A critique of silviculture : managing for complexity by Klaus J Puettmann; K Dave Coates; Christian C Messier

By Klaus J Puettmann; K Dave Coates; Christian C Messier

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Extra resources for A critique of silviculture : managing for complexity

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While concepts of cutting units and cycles had been used regionally for some time, the historical context of silviculture 15 new inventory systems and their associated mathematical advancement allowed formal assessments and planning. For example, methodologies such as the Fachwerkverfahren enabled the calculation of “sustainable” harvest levels (Hasel 1985; Mantel 1990; Morgenstern 2007). More important for silviculture, these new planning tools became the criteria used to assign harvest operations to specific stands, replacing the silvicultural analyses of individual forest conditions.

The power of nomenclature in driving the development of silvicultural practices can be seen by the experience in the Pacific Northwest of the United States. In an effort to encourage a rapid transition to sustained-yield management in the 1930s, Kirkland and Brandstrom (1936) suggested implementation of selective cutting. Selective cutting is a term that had (and still has) no specific definition, but has been applied to any 28 a critique of silviculture: manag ing for complexity kind of partial harvesting.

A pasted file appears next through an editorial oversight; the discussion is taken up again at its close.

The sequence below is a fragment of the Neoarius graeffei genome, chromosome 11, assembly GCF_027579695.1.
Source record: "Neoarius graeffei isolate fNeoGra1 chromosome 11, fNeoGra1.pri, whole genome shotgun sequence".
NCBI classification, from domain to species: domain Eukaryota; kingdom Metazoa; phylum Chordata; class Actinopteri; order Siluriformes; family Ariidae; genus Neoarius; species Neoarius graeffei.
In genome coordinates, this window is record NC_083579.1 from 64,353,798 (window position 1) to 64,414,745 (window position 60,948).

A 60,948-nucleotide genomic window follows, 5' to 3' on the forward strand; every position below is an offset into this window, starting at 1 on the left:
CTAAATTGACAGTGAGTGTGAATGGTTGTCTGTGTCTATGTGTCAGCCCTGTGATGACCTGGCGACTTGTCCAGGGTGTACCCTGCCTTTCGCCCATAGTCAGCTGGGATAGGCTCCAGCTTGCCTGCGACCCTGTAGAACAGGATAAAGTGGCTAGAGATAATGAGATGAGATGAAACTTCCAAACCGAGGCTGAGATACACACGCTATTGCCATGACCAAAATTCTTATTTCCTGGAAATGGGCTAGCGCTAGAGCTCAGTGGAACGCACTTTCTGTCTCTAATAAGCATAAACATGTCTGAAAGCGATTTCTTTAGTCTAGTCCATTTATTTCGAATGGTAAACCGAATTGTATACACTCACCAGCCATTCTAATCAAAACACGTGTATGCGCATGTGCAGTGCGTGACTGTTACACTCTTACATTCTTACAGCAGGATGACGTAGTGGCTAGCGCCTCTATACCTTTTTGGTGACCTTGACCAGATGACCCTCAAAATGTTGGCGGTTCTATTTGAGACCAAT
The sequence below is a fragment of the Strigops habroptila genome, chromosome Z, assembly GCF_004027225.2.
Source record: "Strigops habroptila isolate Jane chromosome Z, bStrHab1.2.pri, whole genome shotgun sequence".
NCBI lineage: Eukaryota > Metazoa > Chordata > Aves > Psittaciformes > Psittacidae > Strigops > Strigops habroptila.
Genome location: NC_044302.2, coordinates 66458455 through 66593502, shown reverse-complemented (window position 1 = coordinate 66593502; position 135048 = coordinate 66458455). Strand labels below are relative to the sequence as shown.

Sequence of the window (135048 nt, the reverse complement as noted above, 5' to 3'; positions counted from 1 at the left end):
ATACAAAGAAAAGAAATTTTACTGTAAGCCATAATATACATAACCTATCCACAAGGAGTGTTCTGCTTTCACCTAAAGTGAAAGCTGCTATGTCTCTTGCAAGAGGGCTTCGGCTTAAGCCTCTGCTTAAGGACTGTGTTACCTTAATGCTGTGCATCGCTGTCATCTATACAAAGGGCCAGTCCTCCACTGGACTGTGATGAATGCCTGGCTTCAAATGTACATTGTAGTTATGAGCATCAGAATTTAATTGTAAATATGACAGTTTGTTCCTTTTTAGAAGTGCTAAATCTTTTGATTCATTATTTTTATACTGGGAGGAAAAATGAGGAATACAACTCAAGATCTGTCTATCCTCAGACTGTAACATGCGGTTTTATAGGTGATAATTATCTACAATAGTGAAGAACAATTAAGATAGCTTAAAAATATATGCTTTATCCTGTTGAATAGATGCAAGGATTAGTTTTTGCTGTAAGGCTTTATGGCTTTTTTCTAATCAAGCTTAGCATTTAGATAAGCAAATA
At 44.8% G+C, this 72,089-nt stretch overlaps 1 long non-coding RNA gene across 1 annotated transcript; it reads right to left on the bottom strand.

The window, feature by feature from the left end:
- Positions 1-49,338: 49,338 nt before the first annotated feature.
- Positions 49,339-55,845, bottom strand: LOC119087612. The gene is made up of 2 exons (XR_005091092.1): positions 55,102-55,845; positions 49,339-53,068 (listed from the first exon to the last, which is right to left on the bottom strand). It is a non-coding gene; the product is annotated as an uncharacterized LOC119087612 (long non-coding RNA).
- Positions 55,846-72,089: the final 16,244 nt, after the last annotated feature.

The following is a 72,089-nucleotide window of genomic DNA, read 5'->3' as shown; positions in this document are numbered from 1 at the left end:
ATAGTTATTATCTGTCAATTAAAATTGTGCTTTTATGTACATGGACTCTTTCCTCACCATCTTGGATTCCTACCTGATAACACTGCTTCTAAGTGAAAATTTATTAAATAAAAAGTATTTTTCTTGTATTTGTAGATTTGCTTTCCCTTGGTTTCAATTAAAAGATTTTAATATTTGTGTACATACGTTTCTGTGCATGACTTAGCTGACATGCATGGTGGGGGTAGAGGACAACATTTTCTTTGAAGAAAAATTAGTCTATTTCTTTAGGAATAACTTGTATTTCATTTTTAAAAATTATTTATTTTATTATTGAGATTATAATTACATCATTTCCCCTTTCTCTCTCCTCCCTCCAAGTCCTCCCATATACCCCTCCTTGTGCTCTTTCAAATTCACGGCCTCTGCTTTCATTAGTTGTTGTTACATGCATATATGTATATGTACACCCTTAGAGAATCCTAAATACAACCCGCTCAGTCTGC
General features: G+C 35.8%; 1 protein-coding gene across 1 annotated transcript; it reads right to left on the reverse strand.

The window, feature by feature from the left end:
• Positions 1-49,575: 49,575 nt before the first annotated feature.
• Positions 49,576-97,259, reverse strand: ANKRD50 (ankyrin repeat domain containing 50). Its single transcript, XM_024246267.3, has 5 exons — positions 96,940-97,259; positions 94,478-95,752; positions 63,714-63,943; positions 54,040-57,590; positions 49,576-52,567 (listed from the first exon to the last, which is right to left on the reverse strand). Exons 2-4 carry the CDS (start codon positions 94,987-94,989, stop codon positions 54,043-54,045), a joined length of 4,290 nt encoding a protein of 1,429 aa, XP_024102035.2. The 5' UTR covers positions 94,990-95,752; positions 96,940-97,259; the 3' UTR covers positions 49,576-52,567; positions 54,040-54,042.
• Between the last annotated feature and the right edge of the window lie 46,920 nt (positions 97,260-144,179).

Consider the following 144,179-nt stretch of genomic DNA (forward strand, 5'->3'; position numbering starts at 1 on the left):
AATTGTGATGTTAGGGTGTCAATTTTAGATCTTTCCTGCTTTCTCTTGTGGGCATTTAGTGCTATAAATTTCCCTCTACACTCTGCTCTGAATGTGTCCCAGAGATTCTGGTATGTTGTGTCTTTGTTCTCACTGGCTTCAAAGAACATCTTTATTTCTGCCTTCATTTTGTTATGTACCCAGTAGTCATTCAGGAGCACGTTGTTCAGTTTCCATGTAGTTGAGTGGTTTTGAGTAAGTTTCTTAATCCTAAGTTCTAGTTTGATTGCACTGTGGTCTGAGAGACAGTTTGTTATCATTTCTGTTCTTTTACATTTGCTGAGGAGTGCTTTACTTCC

In terms of application, the implementations of wedge and shelterwood cuttings are not applied simultaneously, but follow a time sequence determined by regeneration success. Translation of this single word into the English language requires a lengthy and detailed explanation. Thus, descriptions of complex silvicultural systems were made more difficult in the English language. Cumbersome wording and associated difficulties in communication and perception were at least partially responsible for the loss of subtle distinctions in silvicultural systems (Nyland 2002).

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